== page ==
SAMUEL OBEDGIU: Can “precision fermentation” microbes feed Africans? I think not!

Samuel Obedgiu is Agricultural Scientist and Environmental Activist

Samuel Obedgiu is Agricultural Scientist and Environmental Activist

KAMPALA — There is something that the National Agricultural research organizations on the continent, including Uganda’s National Agricultural Research Organization (NARO) should look into; the concept of “precision fermentation” and whether it can improve on food security.

During the COP 27 climate summit held in Egypt last year, RePlanet, a network of grassroots citizen organizations driven by science-based solutions to climate change launched a campaign which asserted that the use of “precision fermentation” could help stop the damage to the climate as a result of proteins we consume from meat and dairy products.

They hypothesize that if we replace the protein we derive from these foods with an alternative made from microorganisms, for example yeast, we can reduce greenhouse gasses agriculture releases to the environment.

Personally, I don’t think this is a realistic alternative and could pose other risks to the environment.

Most people reading this article have no understanding of this concept of precision fermentation, so it would be proper for me to first go into definitions and long illustrations, so that you can conceptualize it first. Let’s start with the concept of fermentation, which most of us are conversant with. It has been used to make things like wine, beer, bread and yoghurt.
Fermentation has been with us since 600 BC. At the center of this fermentation process is a living micro-organism which breaks down starches, often but not all the time these are yeasts, fungi or a bacterium.

As this micro-organism breaks down the starches or sugars it also gets the energy to reproduce.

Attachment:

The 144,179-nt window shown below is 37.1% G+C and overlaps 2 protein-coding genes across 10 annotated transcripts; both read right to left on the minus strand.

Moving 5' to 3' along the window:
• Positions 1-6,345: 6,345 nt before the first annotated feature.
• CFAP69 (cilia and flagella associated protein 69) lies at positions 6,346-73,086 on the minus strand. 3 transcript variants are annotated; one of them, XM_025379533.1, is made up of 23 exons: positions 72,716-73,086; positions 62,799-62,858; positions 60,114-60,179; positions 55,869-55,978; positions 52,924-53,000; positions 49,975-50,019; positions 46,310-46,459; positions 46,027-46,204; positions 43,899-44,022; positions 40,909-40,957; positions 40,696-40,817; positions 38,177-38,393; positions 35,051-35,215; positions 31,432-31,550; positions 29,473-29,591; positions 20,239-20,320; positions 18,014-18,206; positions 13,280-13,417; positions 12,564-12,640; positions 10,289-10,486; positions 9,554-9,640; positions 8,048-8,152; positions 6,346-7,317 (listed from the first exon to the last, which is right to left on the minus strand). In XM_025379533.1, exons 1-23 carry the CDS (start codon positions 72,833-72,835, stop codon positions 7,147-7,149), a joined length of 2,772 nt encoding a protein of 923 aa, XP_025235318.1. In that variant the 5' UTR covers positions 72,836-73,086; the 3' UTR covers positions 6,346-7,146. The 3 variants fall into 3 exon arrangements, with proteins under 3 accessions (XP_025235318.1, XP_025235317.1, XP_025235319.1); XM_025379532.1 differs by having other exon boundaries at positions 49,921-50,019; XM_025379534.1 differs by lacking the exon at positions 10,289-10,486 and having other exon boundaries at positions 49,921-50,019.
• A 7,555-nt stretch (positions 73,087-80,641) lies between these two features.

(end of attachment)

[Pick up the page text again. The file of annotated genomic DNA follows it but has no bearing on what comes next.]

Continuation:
Since 600 BC, this fermentation process has been used for preserving food or to change its texture to make it more appealing.

Now the question you must be asking and rightly so, is how the old process of fermentation we all know has been developed into “precision fermentation.”

Precision fermentation just doesnt preserve food or change its texture. It’s simply the use of fermentation to create food. Micro-organisms are, instead, used as a factory to produce ingredients we normally get from a plant material or an animal based ingredient. Yeast that has been used for the fermentation process might not create new ingredients. Therefore, in the precision fermentation, the genetic code of yeast is altered, so that when exposed certain conditions it can produce something new, not what it always produces when it breaks down starches. It can for instance be made to produce protein we find in meat and dairy products.

This technology has been in use for over 30 years in pharmaceuticals so it’s not entirely new. More than 80 companies are making components of food using this process. As of last year, $1.5 billion was invested in the technology that under pins it.

One of the advantages of precision fermentation is that it can reduce the pressure on the planet’s resources and its highly scalable from a commercial perspective. As a result, it can reduce the greenhouse gases released in the environment as a result of usual meat production. Livestock alone produces 18% of all global greenhouse gases. The UN estimates that between 2013 to 2019, and area of tropical forest the size of Norway was cleared for agriculture.

However, I don’t think Africans should embrace this technology without scrutiny. Developing micro-organisms, often ones that have been genetically modified, at scale, brings unknown threats to the broader environment eco system.

When genetically modified microbes pass on their genes to the wider eco-system there are unintended consequences that could spell a bigger environmental disaster we don’t yet know.

Most of these “precision fermentation” products have been approved for sale mostly in the U.S. However, E.U Regulators are very reluctant to approve products as a result of a genetic code engineering process. I read an academic research paper by Muhumuza JR, Kimbugwe A, Wanyama G, Babirye K, Serunkuma B done for the National Agricultural Research Organization (NARO) in Uganda. It concludes, and rightly so, that much as there is progress in biotech research, the establishment of biosafety regulations remains sluggish and arriving at commercialization decisions remains difficult.

It’s safe to conclude that Uganda just isn’t ready for precision fermentation.

The writer, Samuel Obedgiu is Agricultural Scientist and Enviromental Activist
Email. sammyobedgiu@gmail.com

To Top